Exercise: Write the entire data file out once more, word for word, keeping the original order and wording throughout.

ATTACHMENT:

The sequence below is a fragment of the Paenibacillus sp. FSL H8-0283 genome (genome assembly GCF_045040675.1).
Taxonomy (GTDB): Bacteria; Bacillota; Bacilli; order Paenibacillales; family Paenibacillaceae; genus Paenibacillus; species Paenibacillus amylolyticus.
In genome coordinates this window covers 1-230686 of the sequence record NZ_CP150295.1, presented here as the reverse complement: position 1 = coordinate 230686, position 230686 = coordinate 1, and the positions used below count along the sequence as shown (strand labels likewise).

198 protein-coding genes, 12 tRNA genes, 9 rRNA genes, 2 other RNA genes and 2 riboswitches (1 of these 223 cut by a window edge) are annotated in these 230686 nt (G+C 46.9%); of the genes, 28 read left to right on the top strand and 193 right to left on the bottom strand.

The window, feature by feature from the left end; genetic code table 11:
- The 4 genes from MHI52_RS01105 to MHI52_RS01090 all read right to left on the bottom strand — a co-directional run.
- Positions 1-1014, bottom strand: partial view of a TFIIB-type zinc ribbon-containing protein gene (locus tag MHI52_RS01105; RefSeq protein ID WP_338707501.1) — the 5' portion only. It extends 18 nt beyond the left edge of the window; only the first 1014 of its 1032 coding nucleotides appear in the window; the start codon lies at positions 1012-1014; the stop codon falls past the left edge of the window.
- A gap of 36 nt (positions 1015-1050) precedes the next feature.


The sequence below is a fragment of the Paenibacillus sp. FSL H8-0283 genome (genome assembly GCF_045040675.1).
Taxonomy (GTDB): Bacteria; Bacillota; Bacilli; order Paenibacillales; family Paenibacillaceae; genus Paenibacillus; species Paenibacillus amylolyticus.
In genome coordinates this window covers 1-230686 of the sequence record NZ_CP150295.1, presented here as the reverse complement: position 1 = coordinate 230686, position 230686 = coordinate 1, and the positions used below count along the sequence as shown (strand labels likewise).

198 protein-coding genes, 12 tRNA genes, 9 rRNA genes, 2 other RNA genes and 2 riboswitches (1 of these 223 cut by a window edge) are annotated in these 230686 nt (G+C 46.9%); of the genes, 28 read left to right on the top strand and 193 right to left on the bottom strand.

The window, feature by feature from the left end; genetic code table 11:
- The 4 genes from MHI52_RS01105 to MHI52_RS01090 all read right to left on the bottom strand — a co-directional run.
- Positions 1-1014, bottom strand: partial view of a TFIIB-type zinc ribbon-containing protein gene (locus tag MHI52_RS01105; RefSeq protein ID WP_338707501.1) — the 5' portion only. It extends 18 nt beyond the left edge of the window; only the first 1014 of its 1032 coding nucleotides appear in the window; the start codon lies at positions 1012-1014; the stop codon falls past the left edge of the window.
- A gap of 36 nt (positions 1015-1050) precedes the next feature.